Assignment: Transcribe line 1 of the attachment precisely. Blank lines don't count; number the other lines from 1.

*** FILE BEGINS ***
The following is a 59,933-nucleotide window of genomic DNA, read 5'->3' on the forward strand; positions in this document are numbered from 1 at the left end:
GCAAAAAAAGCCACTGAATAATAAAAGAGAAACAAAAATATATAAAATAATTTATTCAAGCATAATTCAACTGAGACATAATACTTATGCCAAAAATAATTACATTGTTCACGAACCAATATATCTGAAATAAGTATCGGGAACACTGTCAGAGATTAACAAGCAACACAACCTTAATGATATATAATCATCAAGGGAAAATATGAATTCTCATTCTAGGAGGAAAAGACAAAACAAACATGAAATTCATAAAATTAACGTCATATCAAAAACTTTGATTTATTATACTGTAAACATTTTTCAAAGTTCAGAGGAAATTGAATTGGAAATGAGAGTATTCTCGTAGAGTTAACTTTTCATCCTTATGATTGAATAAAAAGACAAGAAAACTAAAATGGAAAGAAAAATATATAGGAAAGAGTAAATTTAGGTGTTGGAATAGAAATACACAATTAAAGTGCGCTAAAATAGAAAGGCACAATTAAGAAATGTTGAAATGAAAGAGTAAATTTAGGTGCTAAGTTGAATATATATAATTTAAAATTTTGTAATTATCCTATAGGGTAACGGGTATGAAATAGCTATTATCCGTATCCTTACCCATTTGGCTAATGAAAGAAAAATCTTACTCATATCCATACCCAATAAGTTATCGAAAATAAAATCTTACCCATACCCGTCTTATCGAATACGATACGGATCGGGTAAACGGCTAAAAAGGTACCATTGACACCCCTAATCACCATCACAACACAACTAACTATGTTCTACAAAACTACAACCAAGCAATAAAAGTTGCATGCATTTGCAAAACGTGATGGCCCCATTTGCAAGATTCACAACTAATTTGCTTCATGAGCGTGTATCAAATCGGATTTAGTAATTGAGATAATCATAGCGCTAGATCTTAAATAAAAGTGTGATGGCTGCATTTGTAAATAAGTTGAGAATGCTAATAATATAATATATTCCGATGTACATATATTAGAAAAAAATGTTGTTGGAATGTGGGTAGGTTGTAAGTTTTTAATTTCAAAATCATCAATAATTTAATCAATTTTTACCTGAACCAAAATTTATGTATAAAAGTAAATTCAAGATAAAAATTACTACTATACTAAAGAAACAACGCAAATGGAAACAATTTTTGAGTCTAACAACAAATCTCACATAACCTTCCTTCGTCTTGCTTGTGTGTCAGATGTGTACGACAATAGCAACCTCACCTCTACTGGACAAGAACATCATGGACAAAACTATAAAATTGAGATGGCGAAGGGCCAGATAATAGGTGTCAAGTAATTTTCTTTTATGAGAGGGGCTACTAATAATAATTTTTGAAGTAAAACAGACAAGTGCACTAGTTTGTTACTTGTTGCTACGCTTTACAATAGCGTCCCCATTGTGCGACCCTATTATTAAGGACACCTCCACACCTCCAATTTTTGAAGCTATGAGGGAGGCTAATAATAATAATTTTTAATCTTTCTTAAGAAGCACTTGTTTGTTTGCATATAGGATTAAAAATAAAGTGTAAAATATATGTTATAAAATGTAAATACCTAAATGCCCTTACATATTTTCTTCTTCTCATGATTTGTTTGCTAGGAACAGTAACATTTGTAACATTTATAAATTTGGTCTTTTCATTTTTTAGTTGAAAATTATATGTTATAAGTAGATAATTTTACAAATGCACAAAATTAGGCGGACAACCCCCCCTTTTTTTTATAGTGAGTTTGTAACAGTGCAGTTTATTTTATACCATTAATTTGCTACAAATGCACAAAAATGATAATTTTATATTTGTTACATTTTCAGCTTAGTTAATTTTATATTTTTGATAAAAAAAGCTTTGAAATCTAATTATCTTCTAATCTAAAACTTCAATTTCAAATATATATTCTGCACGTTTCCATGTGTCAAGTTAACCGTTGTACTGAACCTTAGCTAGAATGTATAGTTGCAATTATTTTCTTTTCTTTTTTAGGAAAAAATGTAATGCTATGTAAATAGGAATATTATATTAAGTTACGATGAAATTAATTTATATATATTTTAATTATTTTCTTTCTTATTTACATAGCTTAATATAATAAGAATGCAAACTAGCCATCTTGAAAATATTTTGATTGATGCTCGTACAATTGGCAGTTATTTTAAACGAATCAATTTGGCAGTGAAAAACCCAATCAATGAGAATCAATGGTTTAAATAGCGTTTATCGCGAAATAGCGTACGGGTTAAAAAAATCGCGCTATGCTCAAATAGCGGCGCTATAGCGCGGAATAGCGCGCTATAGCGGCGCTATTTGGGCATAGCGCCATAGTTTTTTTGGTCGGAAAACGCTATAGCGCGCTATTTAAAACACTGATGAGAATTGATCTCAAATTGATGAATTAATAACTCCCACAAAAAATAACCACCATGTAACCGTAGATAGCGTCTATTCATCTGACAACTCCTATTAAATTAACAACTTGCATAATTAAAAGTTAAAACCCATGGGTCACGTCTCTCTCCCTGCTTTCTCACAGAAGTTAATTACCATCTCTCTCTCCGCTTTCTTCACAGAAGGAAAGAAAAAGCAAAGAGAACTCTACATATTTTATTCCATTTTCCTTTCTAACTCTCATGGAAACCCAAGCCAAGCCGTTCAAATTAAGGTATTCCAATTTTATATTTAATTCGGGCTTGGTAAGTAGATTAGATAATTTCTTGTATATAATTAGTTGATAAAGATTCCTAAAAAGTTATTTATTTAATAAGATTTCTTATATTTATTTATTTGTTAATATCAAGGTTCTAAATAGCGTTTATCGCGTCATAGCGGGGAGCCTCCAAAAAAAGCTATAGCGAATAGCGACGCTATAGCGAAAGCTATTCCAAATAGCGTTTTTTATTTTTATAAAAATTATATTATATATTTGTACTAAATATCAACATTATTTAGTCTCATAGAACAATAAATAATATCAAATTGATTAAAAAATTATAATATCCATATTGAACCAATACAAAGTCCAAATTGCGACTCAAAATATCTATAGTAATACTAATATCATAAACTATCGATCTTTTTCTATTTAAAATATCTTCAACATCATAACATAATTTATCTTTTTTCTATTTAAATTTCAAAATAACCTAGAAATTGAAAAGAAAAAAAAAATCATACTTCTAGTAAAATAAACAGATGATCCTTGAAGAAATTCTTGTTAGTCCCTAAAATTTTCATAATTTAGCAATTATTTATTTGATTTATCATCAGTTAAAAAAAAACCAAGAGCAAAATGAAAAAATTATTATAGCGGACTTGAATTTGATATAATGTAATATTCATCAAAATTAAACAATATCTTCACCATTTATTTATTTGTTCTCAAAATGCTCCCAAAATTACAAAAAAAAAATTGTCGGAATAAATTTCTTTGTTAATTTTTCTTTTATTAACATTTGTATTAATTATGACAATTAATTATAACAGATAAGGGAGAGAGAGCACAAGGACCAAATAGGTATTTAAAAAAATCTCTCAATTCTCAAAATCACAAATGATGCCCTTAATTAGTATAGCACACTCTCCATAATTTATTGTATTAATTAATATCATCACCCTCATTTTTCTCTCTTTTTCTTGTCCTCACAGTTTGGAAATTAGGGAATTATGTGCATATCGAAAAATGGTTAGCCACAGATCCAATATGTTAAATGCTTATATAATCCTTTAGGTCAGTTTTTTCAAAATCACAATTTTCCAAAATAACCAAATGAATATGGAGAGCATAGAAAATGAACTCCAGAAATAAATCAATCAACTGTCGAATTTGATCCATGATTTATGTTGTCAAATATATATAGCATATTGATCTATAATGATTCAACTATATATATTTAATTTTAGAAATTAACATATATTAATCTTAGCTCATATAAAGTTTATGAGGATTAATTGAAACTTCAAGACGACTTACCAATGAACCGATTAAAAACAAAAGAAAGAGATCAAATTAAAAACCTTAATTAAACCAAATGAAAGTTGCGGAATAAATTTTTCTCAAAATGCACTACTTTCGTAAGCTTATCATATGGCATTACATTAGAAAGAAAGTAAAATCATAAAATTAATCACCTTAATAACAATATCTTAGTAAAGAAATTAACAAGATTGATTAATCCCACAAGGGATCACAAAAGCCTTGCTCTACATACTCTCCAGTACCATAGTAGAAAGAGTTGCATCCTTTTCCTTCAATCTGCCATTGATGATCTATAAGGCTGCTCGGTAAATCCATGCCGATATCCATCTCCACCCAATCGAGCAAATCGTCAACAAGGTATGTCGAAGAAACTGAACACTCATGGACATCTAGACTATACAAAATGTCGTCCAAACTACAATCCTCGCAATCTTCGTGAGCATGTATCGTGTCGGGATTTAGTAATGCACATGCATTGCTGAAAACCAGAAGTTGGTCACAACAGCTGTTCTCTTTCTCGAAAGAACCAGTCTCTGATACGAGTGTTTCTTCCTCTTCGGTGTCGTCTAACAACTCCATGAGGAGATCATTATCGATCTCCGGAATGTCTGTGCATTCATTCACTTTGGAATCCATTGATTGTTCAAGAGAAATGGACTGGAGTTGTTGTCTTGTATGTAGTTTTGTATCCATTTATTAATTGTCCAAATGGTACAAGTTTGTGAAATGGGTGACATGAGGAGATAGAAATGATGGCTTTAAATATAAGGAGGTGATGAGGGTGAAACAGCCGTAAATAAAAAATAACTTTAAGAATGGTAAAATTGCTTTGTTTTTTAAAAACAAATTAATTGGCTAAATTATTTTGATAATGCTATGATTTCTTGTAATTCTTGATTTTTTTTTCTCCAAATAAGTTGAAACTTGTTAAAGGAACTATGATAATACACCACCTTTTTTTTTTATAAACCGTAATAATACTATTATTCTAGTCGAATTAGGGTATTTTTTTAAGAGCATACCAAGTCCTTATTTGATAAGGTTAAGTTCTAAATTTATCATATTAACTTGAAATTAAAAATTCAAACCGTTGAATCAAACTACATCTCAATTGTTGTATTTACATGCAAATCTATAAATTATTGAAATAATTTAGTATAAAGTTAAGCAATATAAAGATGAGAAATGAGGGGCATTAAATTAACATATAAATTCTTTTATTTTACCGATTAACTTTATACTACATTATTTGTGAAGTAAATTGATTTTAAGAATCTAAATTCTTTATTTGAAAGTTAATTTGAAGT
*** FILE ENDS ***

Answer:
The following is a 59,933-nucleotide window of genomic DNA, read 5'->3' on the forward strand; positions in this document are numbered from 1 at the left end: